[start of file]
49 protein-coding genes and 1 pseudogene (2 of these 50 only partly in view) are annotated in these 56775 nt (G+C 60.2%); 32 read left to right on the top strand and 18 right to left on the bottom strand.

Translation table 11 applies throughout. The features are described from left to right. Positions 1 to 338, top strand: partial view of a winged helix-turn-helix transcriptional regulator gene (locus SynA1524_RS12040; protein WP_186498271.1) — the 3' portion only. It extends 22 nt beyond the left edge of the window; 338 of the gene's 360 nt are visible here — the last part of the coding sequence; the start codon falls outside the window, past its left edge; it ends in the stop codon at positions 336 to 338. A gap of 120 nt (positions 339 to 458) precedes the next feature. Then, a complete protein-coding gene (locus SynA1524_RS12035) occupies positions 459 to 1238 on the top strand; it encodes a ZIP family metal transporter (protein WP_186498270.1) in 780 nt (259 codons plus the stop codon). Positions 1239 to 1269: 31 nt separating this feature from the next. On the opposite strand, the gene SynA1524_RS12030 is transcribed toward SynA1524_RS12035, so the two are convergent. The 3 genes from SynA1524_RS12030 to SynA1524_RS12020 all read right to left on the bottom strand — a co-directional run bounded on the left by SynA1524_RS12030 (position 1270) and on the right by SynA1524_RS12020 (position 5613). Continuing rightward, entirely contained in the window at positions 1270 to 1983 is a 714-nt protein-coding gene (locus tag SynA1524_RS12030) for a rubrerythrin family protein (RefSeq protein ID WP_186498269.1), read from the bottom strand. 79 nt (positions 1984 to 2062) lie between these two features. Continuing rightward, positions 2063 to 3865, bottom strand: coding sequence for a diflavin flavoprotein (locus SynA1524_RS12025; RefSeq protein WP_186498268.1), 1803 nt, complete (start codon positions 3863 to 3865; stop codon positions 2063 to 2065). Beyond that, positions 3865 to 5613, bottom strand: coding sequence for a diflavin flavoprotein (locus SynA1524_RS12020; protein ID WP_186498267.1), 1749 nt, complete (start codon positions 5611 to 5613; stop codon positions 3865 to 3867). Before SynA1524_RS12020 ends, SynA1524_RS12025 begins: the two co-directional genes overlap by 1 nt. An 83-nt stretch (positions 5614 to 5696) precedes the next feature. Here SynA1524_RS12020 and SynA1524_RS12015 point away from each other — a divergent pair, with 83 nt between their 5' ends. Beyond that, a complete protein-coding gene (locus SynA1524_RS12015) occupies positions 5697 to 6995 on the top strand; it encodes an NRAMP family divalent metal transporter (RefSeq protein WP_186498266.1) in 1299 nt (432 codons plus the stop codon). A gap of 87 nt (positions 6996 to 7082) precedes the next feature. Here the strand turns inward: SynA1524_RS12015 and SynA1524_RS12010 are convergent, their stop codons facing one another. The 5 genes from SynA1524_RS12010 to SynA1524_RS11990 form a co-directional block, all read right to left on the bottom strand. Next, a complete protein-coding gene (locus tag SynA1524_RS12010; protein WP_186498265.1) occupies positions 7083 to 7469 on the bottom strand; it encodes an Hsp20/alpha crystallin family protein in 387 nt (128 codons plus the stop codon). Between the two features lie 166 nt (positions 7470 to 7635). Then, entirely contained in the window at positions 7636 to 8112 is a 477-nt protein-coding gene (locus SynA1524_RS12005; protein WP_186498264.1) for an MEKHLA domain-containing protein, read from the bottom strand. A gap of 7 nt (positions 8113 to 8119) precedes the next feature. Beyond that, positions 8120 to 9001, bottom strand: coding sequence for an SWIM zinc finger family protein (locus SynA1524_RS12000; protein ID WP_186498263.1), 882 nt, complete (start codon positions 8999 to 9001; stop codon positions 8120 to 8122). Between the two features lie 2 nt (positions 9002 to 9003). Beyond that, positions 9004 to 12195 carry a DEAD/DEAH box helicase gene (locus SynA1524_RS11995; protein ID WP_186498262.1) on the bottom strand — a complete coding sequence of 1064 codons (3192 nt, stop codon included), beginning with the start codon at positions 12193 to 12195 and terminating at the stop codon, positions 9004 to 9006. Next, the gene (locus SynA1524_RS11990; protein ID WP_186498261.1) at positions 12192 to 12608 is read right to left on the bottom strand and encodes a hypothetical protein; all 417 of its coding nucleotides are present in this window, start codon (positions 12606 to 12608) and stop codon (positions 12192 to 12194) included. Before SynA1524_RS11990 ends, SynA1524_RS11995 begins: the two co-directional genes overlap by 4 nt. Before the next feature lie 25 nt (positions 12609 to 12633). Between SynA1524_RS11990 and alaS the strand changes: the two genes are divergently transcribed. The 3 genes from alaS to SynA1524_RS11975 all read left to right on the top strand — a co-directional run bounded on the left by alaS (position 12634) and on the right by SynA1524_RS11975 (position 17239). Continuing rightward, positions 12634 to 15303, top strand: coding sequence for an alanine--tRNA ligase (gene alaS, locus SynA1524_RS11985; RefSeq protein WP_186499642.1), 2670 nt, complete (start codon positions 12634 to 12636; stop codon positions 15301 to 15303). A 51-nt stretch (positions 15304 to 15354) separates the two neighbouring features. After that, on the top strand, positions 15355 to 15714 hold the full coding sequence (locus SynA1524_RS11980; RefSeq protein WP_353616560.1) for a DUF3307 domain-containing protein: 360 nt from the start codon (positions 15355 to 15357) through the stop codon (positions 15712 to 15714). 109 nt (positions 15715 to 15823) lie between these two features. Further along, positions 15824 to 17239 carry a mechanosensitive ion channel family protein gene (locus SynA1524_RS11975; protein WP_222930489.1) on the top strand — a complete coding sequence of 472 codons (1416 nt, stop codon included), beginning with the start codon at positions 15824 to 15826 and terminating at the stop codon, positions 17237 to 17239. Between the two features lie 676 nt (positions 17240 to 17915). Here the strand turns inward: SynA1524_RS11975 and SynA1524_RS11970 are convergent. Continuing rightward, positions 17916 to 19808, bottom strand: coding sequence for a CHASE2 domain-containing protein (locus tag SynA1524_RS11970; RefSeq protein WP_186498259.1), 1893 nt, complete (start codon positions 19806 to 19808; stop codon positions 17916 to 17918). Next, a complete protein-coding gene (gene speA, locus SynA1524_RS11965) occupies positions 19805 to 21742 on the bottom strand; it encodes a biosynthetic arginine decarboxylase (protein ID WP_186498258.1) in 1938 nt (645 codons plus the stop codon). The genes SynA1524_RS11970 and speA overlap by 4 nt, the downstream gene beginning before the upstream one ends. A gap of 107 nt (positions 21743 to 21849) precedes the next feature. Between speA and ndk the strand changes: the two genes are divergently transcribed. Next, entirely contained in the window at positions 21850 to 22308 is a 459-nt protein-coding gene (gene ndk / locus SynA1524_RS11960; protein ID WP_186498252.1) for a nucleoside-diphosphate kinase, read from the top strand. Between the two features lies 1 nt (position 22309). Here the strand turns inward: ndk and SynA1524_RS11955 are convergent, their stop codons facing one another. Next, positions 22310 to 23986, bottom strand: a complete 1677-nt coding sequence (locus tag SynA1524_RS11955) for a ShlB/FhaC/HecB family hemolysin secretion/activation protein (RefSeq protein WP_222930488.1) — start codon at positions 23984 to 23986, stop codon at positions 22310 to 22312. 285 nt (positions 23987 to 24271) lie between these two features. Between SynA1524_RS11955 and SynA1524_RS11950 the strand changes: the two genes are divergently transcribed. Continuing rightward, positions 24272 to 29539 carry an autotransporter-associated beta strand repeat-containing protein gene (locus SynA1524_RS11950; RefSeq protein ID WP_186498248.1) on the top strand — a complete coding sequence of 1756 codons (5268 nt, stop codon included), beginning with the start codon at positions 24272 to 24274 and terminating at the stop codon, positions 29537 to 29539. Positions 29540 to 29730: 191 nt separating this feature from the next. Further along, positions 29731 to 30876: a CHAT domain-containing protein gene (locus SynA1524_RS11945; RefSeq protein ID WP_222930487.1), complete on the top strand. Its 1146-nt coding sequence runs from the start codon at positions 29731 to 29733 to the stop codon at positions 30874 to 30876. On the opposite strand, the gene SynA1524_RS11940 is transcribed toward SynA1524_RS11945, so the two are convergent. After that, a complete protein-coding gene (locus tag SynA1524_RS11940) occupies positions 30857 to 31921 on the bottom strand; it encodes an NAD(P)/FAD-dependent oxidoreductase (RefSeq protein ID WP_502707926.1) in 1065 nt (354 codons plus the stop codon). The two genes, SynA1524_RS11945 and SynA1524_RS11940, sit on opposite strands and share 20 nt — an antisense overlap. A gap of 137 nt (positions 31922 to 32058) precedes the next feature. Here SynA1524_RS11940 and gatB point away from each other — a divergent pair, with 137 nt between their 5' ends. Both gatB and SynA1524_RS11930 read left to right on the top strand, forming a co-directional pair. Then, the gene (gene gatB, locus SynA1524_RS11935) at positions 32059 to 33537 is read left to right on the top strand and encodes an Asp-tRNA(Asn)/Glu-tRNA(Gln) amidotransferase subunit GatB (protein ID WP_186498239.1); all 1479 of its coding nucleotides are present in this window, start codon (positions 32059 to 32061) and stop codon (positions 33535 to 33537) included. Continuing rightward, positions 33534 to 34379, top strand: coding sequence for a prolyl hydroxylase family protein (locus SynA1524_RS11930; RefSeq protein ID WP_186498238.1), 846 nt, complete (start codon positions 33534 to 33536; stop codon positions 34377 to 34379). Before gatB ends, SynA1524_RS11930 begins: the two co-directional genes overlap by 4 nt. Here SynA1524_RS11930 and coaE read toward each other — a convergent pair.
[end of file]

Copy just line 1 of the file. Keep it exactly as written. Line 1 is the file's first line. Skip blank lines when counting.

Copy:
49 protein-coding genes and 1 pseudogene (2 of these 50 only partly in view) are annotated in these 56775 nt (G+C 60.2%); 32 read left to right on the top strand and 18 right to left on the bottom strand.